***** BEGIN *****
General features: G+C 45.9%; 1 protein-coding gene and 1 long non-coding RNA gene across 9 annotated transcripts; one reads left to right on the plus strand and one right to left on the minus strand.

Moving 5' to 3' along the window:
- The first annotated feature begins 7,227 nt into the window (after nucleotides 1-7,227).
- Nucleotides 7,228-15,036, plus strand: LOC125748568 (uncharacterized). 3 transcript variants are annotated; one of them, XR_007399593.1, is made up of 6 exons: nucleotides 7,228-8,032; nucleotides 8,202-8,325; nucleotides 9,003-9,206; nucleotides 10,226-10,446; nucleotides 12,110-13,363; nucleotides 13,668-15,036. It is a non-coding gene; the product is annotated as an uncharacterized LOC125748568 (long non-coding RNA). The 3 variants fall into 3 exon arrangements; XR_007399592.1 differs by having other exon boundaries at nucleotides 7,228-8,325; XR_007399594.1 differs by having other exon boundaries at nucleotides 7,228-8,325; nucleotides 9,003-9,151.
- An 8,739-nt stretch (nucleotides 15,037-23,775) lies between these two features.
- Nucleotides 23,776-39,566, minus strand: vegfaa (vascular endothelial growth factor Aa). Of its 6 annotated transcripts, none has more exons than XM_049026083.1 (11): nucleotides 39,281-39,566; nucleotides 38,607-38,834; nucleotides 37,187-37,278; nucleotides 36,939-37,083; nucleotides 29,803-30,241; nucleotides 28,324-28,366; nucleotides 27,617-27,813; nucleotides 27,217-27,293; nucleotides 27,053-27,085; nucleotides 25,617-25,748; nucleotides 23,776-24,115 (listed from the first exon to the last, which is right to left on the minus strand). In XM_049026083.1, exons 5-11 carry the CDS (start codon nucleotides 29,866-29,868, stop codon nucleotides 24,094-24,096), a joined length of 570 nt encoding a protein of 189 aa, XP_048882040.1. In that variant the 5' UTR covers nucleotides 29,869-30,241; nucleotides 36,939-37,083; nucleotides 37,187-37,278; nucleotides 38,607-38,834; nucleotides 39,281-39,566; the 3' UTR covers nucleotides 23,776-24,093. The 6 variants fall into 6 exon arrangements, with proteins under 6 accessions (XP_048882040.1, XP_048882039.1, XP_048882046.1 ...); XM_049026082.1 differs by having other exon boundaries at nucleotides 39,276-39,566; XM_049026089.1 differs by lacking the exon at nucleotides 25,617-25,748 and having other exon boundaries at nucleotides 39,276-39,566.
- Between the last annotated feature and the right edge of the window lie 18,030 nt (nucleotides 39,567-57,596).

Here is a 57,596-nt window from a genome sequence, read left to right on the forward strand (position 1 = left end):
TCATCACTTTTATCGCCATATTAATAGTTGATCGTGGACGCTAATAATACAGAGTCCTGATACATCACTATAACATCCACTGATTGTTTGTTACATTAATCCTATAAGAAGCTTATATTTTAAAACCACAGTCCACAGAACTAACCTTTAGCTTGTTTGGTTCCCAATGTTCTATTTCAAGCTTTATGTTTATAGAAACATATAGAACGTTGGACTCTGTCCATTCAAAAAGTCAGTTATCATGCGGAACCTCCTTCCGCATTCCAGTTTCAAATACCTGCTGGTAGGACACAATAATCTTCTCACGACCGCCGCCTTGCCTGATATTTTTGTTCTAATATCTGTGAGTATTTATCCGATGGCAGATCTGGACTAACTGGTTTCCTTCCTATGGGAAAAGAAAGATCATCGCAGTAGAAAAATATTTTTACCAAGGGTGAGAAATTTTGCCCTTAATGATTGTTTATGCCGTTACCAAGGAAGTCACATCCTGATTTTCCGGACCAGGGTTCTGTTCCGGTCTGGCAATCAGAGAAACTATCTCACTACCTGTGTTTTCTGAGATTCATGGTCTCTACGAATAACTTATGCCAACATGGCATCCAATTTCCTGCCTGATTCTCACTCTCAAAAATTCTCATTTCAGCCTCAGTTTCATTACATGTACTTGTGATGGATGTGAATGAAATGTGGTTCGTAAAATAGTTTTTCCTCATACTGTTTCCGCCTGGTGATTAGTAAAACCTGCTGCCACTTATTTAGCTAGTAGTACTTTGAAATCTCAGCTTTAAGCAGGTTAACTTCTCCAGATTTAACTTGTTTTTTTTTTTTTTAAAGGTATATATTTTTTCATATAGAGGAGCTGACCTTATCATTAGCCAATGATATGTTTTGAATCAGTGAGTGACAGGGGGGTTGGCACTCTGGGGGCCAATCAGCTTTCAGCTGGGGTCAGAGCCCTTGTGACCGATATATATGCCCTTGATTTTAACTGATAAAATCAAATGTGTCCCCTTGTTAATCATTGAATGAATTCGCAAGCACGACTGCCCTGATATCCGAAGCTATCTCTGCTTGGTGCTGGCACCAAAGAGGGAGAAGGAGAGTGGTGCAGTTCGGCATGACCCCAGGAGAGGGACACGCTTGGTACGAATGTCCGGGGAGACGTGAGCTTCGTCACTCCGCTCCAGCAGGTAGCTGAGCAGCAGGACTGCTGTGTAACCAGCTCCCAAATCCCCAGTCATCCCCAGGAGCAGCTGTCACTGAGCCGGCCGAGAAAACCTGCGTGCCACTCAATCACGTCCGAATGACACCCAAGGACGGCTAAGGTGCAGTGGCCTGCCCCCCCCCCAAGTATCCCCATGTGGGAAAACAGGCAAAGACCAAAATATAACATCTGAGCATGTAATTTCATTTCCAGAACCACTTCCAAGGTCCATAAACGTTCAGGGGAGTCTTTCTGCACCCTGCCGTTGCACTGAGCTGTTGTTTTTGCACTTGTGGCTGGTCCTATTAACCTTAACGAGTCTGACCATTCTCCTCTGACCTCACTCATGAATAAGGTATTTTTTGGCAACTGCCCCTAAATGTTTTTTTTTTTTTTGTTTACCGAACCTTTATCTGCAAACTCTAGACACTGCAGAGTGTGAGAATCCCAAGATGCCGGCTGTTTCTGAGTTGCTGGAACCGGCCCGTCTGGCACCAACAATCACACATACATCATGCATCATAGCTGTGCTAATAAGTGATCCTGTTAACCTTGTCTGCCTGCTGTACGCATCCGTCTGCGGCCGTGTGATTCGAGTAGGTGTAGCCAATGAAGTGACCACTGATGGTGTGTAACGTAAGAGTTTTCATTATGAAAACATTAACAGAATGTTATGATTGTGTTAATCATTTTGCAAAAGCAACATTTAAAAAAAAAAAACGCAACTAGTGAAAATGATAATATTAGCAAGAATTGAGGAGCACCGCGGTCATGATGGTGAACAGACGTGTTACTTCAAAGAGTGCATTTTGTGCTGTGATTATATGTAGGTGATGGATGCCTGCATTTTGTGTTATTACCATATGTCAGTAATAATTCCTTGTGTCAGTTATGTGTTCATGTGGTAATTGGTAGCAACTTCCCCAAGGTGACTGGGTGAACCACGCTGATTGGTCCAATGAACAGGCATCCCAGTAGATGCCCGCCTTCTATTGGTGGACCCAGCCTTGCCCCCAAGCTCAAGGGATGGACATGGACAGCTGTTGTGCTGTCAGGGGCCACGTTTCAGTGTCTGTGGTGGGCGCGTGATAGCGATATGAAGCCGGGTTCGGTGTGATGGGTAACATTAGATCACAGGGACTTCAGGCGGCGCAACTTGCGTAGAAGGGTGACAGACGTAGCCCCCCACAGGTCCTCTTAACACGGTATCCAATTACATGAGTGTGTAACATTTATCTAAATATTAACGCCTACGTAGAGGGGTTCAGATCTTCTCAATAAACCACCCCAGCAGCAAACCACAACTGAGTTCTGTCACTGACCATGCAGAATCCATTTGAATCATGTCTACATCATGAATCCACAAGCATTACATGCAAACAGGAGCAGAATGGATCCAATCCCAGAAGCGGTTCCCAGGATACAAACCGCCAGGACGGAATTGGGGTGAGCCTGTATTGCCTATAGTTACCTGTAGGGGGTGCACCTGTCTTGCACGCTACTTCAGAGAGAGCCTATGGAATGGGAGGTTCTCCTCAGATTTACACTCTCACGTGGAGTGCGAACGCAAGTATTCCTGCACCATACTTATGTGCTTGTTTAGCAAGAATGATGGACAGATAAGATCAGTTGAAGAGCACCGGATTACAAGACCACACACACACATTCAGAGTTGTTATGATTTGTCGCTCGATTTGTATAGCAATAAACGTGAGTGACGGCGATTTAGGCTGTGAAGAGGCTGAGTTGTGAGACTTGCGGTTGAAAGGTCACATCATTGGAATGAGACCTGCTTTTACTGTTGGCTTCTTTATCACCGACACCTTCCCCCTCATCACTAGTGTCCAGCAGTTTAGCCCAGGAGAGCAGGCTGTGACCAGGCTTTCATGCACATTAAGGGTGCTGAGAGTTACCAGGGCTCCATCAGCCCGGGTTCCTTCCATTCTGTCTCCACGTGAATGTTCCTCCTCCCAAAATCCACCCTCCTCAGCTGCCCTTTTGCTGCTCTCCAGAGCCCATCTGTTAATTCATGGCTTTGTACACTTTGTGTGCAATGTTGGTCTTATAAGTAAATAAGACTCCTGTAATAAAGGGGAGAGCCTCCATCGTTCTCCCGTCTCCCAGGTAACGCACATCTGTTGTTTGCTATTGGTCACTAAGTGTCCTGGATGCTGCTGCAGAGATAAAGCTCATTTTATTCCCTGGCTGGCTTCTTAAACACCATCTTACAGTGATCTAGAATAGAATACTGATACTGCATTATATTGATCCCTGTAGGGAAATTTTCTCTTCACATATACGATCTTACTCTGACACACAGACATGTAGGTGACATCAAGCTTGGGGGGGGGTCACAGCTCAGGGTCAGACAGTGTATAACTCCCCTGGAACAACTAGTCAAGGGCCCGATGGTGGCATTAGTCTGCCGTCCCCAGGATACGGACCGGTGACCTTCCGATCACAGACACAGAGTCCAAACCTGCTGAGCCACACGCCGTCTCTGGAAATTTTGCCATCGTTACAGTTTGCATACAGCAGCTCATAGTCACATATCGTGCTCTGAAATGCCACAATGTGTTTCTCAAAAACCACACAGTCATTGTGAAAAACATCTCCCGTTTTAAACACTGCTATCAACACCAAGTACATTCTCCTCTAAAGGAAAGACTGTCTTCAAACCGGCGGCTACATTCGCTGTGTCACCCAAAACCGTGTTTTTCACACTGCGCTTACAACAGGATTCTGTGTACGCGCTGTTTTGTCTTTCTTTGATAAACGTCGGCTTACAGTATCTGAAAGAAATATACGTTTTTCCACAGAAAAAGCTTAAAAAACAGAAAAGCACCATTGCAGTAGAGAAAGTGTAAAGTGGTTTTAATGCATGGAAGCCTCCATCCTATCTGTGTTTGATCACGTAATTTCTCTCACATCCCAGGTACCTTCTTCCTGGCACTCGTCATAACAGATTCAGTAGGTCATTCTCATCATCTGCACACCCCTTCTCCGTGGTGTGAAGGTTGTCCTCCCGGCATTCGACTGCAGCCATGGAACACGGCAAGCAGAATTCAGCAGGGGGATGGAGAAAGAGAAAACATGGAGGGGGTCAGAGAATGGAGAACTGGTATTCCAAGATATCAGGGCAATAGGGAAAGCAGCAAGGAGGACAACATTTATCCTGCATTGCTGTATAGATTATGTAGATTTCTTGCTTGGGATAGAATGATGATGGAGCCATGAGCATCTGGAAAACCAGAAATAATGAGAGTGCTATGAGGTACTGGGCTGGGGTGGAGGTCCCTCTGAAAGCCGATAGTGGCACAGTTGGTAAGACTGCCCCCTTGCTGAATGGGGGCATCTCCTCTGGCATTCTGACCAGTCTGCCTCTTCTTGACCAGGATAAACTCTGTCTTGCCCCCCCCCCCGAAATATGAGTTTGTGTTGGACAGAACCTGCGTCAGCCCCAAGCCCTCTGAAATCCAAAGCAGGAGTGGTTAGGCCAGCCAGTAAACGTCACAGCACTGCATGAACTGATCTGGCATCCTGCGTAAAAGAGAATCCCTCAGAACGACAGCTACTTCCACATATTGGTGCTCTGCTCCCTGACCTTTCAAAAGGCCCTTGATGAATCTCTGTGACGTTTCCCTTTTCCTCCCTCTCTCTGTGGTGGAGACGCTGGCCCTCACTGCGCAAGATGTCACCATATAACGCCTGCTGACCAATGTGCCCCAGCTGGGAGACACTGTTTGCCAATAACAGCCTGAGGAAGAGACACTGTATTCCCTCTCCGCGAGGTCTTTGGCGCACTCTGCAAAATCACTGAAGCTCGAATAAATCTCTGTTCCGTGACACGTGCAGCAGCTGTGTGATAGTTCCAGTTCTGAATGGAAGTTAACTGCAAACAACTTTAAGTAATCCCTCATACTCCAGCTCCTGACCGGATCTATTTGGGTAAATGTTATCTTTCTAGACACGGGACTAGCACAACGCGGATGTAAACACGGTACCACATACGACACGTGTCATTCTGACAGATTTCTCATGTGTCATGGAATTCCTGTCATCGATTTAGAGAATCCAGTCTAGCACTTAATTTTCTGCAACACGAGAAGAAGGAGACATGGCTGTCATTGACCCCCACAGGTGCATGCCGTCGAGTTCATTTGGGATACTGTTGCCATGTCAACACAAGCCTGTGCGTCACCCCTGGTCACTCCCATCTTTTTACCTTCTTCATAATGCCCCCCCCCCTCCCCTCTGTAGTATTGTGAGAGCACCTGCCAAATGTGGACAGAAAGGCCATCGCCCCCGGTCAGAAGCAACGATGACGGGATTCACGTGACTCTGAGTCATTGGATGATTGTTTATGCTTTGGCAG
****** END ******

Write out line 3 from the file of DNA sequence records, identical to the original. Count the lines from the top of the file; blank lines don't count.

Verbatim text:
- The first annotated feature begins 7,227 nt into the window (after nucleotides 1-7,227).